Howard University is home to several notable high profile Black alumni such as Chadwick Boseman and Phylicia Rashad.

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Crime

New Orleans 911 Operator Wanted After Allegedly Disconnecting Calls on Purpose

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A New Orleans 911 operator deliberately disconnected emergency calls without obtaining necessary information or relaying the callers’ emergencies to other dispatchers, and she is now facing arrest, according to authorities.

What We Know:

  • Precious Stephens, 25, is wanted on a count of malfeasance in office, and she remained at large Thursday, police said. She has been fired from her job as a 911 operator, officials said.

“(The district) has and will continue to cooperate with the … investigation into this matter and dedicated to providing any and all assistance to aid in (the) efforts.”

  • Stephens worked for the Orleans Parish Communication District, which dispatches first responders to 911 calls. On Aug. 24, the district reported to police that Stephens had deliberately disconnected 911 calls without obtaining vital information or informing other dispatchers about the callers who were in need of help.  The district conducted an investigation into the quality of a random set of calls when they detected the problems with Stephens during her shifts Aug. 20 and Aug. 21, officials said.  A statement from the district highlighted how its own internal protocols identified the issues with Stephens, who was immediately turned over to police and dismissed from her post.

Police asked anyone who knows where Stephens is to call Crimestoppers at (504) 822-1111. Tipsters may be eligible for a cash reward.

Louisiana law defines malfeasance in office as unlawfully performing a job in public service. It can carry up to five years in prison.

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Crime

R&B Star R. Kelly Jurors Summoned for Sex Trafficking Trial

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The first phase of R. Kelly‘s trial began on Aug. 9 with a jury selection after several delays.

What We Know:

  • U.S. District Judge Ann Donnelly asked potential jurors if they could keep an open mind about Kelly as he faces charges for abusing women and girls for nearly two decades. Donnelly also reminded jurors that Kelly was presumed innocent, so they should not feel influenced by any bad publicity the singer experienced because of the accusations.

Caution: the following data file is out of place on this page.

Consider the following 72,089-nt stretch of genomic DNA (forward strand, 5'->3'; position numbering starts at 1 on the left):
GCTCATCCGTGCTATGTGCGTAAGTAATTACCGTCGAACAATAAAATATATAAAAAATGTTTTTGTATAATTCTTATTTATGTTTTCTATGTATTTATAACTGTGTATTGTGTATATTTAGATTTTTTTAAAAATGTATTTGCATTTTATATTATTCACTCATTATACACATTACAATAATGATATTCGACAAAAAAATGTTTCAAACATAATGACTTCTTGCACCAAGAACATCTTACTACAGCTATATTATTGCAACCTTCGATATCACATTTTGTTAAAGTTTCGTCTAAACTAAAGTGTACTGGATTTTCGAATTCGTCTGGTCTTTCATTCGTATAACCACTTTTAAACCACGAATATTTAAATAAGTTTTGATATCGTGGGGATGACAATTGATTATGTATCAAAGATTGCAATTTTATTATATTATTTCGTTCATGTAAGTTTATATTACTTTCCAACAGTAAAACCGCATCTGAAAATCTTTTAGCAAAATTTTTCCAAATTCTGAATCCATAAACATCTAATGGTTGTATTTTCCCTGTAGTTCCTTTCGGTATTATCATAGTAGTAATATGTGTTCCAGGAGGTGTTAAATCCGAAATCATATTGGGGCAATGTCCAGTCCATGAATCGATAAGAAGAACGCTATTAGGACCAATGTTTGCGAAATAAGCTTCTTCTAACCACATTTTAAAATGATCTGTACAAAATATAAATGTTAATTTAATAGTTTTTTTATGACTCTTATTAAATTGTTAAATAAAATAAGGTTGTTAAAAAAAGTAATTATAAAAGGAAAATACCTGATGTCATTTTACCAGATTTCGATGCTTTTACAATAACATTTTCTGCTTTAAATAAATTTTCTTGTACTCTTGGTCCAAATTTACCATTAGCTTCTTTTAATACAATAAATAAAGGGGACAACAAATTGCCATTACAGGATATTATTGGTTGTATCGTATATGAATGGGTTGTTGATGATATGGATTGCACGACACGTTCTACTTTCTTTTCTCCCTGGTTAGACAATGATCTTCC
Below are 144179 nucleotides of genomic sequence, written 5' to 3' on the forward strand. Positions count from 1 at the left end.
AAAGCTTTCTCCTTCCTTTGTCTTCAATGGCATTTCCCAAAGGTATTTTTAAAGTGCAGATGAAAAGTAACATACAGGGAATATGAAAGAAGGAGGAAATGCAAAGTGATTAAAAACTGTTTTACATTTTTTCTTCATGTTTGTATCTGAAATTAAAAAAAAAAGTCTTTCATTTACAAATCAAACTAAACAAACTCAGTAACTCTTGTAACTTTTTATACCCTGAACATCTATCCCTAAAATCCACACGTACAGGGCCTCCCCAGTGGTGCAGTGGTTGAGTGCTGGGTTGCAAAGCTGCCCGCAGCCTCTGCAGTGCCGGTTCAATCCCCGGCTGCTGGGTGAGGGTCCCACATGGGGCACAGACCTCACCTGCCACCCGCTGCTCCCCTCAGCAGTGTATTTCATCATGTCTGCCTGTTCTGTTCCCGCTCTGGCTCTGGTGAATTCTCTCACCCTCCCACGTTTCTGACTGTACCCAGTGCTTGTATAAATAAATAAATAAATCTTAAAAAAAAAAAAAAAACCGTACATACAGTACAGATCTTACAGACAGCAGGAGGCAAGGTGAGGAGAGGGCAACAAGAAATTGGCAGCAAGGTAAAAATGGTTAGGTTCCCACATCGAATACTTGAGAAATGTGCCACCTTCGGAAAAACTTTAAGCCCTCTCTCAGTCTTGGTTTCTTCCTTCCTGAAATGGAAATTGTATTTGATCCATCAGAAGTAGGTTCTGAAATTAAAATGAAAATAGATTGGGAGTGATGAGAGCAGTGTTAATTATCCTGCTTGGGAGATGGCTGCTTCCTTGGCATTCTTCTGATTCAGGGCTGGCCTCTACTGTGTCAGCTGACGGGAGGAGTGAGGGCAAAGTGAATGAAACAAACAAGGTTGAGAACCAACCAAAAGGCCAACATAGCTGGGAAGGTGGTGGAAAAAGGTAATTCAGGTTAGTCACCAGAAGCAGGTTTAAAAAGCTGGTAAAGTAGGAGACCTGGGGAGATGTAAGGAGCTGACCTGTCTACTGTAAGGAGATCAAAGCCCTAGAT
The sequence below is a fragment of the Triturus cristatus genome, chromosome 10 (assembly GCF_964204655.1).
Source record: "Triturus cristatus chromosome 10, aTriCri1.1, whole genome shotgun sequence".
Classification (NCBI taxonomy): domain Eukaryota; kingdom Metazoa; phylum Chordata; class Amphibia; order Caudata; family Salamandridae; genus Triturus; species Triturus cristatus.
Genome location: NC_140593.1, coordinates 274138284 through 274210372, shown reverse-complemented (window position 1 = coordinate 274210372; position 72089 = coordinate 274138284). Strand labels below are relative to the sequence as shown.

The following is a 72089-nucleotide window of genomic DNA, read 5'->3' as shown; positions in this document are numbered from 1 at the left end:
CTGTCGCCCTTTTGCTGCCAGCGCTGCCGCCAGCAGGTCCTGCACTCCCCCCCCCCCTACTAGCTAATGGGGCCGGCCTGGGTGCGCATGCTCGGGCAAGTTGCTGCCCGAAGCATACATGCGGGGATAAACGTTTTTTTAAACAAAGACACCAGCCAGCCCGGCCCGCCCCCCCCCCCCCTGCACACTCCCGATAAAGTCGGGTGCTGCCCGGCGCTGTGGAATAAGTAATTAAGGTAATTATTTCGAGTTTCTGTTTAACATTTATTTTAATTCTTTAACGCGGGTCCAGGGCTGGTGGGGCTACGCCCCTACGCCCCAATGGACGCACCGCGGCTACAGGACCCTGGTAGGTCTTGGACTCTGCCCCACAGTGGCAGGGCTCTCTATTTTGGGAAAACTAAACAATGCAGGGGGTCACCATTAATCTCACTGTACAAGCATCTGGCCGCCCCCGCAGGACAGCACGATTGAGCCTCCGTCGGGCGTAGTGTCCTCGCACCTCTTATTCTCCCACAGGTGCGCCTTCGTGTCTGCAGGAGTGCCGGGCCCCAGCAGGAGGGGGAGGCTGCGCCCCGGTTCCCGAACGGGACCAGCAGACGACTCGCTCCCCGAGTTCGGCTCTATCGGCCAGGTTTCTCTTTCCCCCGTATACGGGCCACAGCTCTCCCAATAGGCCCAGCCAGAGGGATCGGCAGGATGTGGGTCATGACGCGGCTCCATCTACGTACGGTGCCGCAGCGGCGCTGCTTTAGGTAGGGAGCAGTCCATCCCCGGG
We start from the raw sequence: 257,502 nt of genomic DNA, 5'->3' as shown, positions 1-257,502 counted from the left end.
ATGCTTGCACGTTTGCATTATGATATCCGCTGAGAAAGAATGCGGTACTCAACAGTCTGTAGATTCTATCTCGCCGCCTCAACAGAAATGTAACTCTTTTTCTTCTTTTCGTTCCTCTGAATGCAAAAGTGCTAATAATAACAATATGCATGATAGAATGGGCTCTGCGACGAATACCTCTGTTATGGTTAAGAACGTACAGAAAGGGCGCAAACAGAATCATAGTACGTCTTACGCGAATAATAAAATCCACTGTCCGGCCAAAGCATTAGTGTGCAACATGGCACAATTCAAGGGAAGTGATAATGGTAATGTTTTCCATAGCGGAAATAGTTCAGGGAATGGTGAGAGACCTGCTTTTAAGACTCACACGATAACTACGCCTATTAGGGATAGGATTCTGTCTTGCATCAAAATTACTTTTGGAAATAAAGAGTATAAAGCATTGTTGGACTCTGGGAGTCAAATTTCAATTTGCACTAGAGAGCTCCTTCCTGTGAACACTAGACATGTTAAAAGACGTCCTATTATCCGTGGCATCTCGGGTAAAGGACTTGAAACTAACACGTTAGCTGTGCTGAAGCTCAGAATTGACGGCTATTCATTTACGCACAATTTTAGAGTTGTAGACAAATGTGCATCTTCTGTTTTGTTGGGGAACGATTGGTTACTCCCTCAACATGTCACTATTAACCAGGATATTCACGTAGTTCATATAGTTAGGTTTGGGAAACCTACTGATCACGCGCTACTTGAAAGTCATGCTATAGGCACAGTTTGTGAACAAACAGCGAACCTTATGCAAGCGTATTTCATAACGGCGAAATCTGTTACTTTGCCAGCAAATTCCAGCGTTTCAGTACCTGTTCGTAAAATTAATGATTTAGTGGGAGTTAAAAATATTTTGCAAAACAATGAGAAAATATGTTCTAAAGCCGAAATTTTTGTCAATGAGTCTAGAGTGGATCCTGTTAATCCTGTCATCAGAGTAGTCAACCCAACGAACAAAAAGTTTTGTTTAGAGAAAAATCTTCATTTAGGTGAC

• Due to pandemic restrictions, the event took place online. Because of this, Kelly and the jurors faced difficulty popping up on the screen and the audio cut off at times.
  • During the trial, jurors will expect to hear testimonies from several of Kelly’s accusers. In addition, a judge ruled that officials may only use the women’s first names. Currently, Kelly faces sex trafficking charges. Scrutiny around Kelly’s sexual behavior has followed him for decades. These include charges for child pornography. Alongside the sex-trafficking case in New York, Kelly also faces sex-related charges against him in Illinois and Minnesota.
  • In addition, prosecutors might provide evidence that Kelly schemed with others to buy a fake ID for late R&B singer Aaliyah. In 1994, when Aaliyah was only 15, Kelly married and began a sexual relationship with her; it is also speculated he impregnated her. Prosecutors believe he married her so that she could not testify against him.
  • In regards to his sex-trafficking trial, Kelly denies any wrongdoing; he has pleaded not guilty to leading a criminal enterprise of managers, bodyguards, and other employees who recruited women and girls for sex. Concerning the criminal enterprise, federal prosecutors reported the group found victims at concerts and other venues. After recruiting the women and children, they would make travel arrangements so they could meet with Kelly. Kelly’s lawyers claimed the victims were “groupies” who showed up at his concerts and “were dying to be with” Kelly.

The case is scheduled to officially begin on Aug. 18 with opening statements.